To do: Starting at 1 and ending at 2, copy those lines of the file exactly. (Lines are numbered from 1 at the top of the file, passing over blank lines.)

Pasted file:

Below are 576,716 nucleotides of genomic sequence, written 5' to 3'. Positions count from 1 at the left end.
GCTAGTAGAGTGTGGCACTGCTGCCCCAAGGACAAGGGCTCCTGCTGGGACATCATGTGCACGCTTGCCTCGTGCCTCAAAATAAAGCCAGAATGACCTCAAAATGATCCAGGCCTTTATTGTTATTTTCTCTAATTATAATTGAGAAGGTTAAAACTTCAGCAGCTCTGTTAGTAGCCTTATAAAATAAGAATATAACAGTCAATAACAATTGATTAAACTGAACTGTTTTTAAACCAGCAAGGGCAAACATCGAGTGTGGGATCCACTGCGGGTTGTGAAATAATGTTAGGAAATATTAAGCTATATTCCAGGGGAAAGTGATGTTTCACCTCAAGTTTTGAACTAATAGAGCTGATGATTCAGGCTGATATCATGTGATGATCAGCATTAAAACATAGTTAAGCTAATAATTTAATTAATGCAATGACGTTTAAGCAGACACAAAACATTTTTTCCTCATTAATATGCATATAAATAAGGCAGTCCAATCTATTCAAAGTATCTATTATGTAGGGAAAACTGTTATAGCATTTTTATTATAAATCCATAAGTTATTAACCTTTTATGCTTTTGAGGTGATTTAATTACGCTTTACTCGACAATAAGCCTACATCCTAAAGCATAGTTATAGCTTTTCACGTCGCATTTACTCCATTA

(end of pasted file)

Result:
Below are 576,716 nucleotides of genomic sequence, written 5' to 3'. Positions count from 1 at the left end.
GCTAGTAGAGTGTGGCACTGCTGCCCCAAGGACAAGGGCTCCTGCTGGGACATCATGTGCACGCTTGCCTCGTGCCTCAAAATAAAGCCAGAATGACCTCAAAATGATCCAGGCCTTTATTGTTATTTTCTCTAATTATAATTGAGAAGGTTAAAACTTCAGCAGCTCTGTTAGTAGCCTTATAAAATAAGAATATAACAGTCAATAACAATTGATTAAACTGAACTGTTTTTAAACCAGCAAGGGCAAACATCGAGTGTGGGATCCACTGCGGGTTGTGAAATAATGTTAGGAAATATTAAGCTATATTCCAGGGGAAAGTGATGTTTCACCTCAAGTTTTGAACTAATAGAGCTGATGATTCAGGCTGATATCATGTGATGATCAGCATTAAAACATAGTTAAGCTAATAATTTAATTAATGCAATGACGTTTAAGCAGACACAAAACATTTTTTCCTCATTAATATGCATATAAATAAGGCAGTCCAATCTATTCAAAGTATCTATTATGTAGGGAAAACTGTTATAGCATTTTTATTATAAATCCATAAGTTATTAACCTTTTATGCTTTTGAGGTGATTTAATTACGCTTTACTCGACAATAAGCCTACATCCTAAAGCATAGTTATAGCTTTTCACGTCGCATTTACTCCATTA